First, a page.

Intel has predicted that would-be smartphone and tablet buyers are set to become increasingly demanding, with the touch interface and multi-gesture support likely to be among the key purchasing criteria.
Intel made its prediction of key criteria ahead of the 2013 CES conference in Las Vegas.
According to Intel, customers will look to factors such as the quality of touch interfaces, thin hardware designs and multi-gesture input support when deciding on their purchases. The company believes that vendors who integrate those qualities in their devices will succeed in the coming year.
"There’s no question, in computing at least, mobile is still the big mega trend that continues into 2013," the company said.
"As the case of the last year and surely continuing into the new year, we’ll see a ton of new mobile gadgets from phones to mobile desktops."
The comments come just days before the computing world is set to descend on Las Vegas for the largest consumer electronics show. With both the press and prominent buyers in attendance, vendors traditionally use CES to showcase their latest and greatest technologies and product designs.
For Intel, a mobile-centric CES conference would provide the opportunity for a boom in its own chip sales. Intel faces still competition in the smartphone and tablet space, where ARM has been dominant, and is desperate for its Atom mobile processor family to start a fight back.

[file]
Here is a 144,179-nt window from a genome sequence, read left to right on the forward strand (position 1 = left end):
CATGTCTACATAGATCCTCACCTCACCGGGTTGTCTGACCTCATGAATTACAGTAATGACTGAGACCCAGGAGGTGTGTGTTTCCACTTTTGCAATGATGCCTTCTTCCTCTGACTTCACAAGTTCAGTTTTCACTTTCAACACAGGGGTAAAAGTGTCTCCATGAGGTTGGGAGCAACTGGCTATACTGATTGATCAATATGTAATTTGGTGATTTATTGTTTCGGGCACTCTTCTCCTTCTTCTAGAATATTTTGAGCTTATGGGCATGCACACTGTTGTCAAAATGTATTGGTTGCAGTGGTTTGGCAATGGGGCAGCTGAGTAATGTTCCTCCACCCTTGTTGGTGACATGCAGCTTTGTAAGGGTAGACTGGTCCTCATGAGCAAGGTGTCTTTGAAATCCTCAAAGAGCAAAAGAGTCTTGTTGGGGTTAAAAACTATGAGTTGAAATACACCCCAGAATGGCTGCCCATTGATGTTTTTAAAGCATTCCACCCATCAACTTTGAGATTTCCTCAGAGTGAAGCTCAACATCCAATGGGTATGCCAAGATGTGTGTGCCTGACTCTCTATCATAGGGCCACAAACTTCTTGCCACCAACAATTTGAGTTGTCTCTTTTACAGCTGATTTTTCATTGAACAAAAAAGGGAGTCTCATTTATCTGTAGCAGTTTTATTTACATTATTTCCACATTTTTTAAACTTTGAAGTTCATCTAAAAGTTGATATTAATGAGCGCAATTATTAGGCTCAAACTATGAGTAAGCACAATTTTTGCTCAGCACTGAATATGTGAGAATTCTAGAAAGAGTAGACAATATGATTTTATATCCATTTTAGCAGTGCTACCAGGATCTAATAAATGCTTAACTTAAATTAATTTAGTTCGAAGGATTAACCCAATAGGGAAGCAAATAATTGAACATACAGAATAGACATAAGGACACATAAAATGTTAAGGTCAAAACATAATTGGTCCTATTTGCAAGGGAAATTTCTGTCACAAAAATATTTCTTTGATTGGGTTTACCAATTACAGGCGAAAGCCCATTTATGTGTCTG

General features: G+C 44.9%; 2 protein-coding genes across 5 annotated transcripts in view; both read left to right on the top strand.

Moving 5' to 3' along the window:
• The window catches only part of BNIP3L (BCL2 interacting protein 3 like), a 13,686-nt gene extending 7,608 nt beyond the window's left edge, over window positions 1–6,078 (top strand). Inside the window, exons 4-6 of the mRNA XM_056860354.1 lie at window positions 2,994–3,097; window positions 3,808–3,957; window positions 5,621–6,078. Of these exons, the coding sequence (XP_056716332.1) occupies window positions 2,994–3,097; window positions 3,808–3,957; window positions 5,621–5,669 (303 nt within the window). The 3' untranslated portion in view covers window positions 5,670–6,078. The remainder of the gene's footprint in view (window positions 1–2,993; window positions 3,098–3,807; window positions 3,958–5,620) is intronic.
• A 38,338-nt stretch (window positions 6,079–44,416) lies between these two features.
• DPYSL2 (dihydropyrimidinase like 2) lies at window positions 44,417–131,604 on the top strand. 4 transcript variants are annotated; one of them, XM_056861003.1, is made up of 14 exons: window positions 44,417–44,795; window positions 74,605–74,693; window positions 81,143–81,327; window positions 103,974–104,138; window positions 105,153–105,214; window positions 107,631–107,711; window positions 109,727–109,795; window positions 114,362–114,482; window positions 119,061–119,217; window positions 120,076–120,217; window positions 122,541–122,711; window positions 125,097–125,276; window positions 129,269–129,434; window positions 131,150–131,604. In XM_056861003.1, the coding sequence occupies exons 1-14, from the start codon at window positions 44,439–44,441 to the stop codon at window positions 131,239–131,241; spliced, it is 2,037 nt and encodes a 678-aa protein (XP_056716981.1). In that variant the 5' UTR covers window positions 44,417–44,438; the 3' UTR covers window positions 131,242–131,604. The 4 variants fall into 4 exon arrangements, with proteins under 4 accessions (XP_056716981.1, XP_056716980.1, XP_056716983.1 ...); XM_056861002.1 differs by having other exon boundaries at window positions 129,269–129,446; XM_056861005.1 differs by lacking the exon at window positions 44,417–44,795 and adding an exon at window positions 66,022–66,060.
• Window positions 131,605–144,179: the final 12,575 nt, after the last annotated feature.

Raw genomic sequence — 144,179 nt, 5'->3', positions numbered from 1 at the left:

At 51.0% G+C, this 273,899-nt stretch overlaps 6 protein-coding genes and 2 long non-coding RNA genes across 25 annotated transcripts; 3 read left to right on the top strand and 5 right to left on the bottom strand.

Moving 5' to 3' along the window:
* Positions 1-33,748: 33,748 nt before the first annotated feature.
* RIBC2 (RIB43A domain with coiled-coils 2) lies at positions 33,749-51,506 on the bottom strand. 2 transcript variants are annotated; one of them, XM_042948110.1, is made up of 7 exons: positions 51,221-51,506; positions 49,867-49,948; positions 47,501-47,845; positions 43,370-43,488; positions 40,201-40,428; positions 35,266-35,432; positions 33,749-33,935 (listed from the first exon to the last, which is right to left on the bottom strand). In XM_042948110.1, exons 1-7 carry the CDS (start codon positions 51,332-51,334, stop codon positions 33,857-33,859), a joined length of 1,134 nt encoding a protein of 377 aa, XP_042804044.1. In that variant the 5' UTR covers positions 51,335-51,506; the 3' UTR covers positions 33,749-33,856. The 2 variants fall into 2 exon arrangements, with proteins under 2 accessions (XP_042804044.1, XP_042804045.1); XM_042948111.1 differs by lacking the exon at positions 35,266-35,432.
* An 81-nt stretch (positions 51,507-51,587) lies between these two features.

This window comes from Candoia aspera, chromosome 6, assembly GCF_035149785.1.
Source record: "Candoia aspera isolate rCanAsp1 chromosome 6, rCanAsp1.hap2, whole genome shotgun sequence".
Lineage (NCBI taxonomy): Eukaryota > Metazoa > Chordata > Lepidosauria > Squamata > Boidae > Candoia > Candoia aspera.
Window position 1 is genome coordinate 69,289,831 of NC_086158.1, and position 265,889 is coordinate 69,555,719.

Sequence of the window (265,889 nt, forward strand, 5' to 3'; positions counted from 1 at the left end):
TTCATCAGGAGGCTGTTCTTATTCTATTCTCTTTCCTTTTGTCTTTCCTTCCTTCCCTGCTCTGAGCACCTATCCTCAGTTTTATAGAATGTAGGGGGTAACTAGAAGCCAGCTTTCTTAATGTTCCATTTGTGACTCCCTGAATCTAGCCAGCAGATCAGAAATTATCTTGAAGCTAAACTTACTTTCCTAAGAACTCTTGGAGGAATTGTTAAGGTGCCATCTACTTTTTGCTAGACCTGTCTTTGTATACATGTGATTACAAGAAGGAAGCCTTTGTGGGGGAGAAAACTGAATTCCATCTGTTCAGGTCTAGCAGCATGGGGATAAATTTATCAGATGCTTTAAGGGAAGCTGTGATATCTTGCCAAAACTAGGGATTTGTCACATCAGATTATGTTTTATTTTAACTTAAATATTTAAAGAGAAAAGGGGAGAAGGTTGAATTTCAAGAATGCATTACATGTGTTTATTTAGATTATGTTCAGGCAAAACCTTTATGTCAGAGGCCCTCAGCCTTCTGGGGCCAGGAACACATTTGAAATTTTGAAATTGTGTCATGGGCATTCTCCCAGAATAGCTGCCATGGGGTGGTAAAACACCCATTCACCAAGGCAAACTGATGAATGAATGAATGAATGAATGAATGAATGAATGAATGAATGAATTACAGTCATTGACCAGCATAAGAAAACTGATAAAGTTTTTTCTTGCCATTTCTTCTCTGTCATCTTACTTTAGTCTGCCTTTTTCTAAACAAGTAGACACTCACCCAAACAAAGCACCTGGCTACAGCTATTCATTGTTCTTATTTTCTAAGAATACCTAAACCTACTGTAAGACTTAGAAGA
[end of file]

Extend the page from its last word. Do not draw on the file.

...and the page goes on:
The company has long touted Atom as the chip of choice for mobile devices, and the platform was recently updated to power Windows 8 tablets as well.
Meanwhile ARM, looks to feature prominently in CES this year as well. The two firms have seen their competition reach a fever pitch in recent months as each looks to take the lion's share of the emerging market for mobile chips.
Windows 10 Chinese Government Edition completed by Microsoft
And even when IoT projects do get completed, one-third aren't considered a success
So, the Frontier Edition launches at the end of June, the Radeon RX Vega in July - and the Ryzen 3 straight after?
From accidentally selling sensitive data on eBay, to forgetting that security solutions needs to be 'on' to work, we've got the full rundown of the worst security gaffes ever